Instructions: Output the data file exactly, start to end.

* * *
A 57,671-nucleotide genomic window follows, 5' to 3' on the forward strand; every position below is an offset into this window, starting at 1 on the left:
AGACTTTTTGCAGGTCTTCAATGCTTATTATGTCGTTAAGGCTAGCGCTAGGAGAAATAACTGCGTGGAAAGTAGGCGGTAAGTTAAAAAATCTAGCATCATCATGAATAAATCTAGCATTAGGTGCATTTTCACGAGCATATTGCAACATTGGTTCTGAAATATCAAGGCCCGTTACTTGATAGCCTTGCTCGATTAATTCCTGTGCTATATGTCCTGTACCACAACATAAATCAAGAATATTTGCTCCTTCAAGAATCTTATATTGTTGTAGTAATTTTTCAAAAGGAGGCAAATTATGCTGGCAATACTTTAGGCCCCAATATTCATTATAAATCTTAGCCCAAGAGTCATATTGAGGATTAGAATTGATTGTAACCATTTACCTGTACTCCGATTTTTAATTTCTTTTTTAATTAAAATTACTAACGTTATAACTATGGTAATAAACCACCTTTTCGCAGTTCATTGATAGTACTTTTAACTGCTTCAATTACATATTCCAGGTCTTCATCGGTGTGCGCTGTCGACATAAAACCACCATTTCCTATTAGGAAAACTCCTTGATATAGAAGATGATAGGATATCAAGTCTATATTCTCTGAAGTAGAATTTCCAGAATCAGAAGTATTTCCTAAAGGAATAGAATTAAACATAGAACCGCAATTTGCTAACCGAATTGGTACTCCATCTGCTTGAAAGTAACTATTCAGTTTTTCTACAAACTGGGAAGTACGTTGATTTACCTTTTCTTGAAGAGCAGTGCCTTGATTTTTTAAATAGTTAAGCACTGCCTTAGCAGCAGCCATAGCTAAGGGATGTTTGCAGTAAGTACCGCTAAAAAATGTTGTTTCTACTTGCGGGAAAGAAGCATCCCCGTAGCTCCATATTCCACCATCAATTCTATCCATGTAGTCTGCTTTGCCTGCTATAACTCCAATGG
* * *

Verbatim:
A 57,671-nucleotide genomic window follows, 5' to 3' on the forward strand; every position below is an offset into this window, starting at 1 on the left:
AGACTTTTTGCAGGTCTTCAATGCTTATTATGTCGTTAAGGCTAGCGCTAGGAGAAATAACTGCGTGGAAAGTAGGCGGTAAGTTAAAAAATCTAGCATCATCATGAATAAATCTAGCATTAGGTGCATTTTCACGAGCATATTGCAACATTGGTTCTGAAATATCAAGGCCCGTTACTTGATAGCCTTGCTCGATTAATTCCTGTGCTATATGTCCTGTACCACAACATAAATCAAGAATATTTGCTCCTTCAAGAATCTTATATTGTTGTAGTAATTTTTCAAAAGGAGGCAAATTATGCTGGCAATACTTTAGGCCCCAATATTCATTATAAATCTTAGCCCAAGAGTCATATTGAGGATTAGAATTGATTGTAACCATTTACCTGTACTCCGATTTTTAATTTCTTTTTTAATTAAAATTACTAACGTTATAACTATGGTAATAAACCACCTTTTCGCAGTTCATTGATAGTACTTTTAACTGCTTCAATTACATATTCCAGGTCTTCATCGGTGTGCGCTGTCGACATAAAACCACCATTTCCTATTAGGAAAACTCCTTGATATAGAAGATGATAGGATATCAAGTCTATATTCTCTGAAGTAGAATTTCCAGAATCAGAAGTATTTCCTAAAGGAATAGAATTAAACATAGAACCGCAATTTGCTAACCGAATTGGTACTCCATCTGCTTGAAAGTAACTATTCAGTTTTTCTACAAACTGGGAAGTACGTTGATTTACCTTTTCTTGAAGAGCAGTGCCTTGATTTTTTAAATAGTTAAGCACTGCCTTAGCAGCAGCCATAGCTAAGGGATGTTTGCAGTAAGTACCGCTAAAAAATGTTGTTTCTACTTGCGGGAAAGAAGCATCCCCGTAGCTCCATATTCCACCATCAATTCTATCCATGTAGTCTGCTTTGCCTGCTATAACTCCAATGG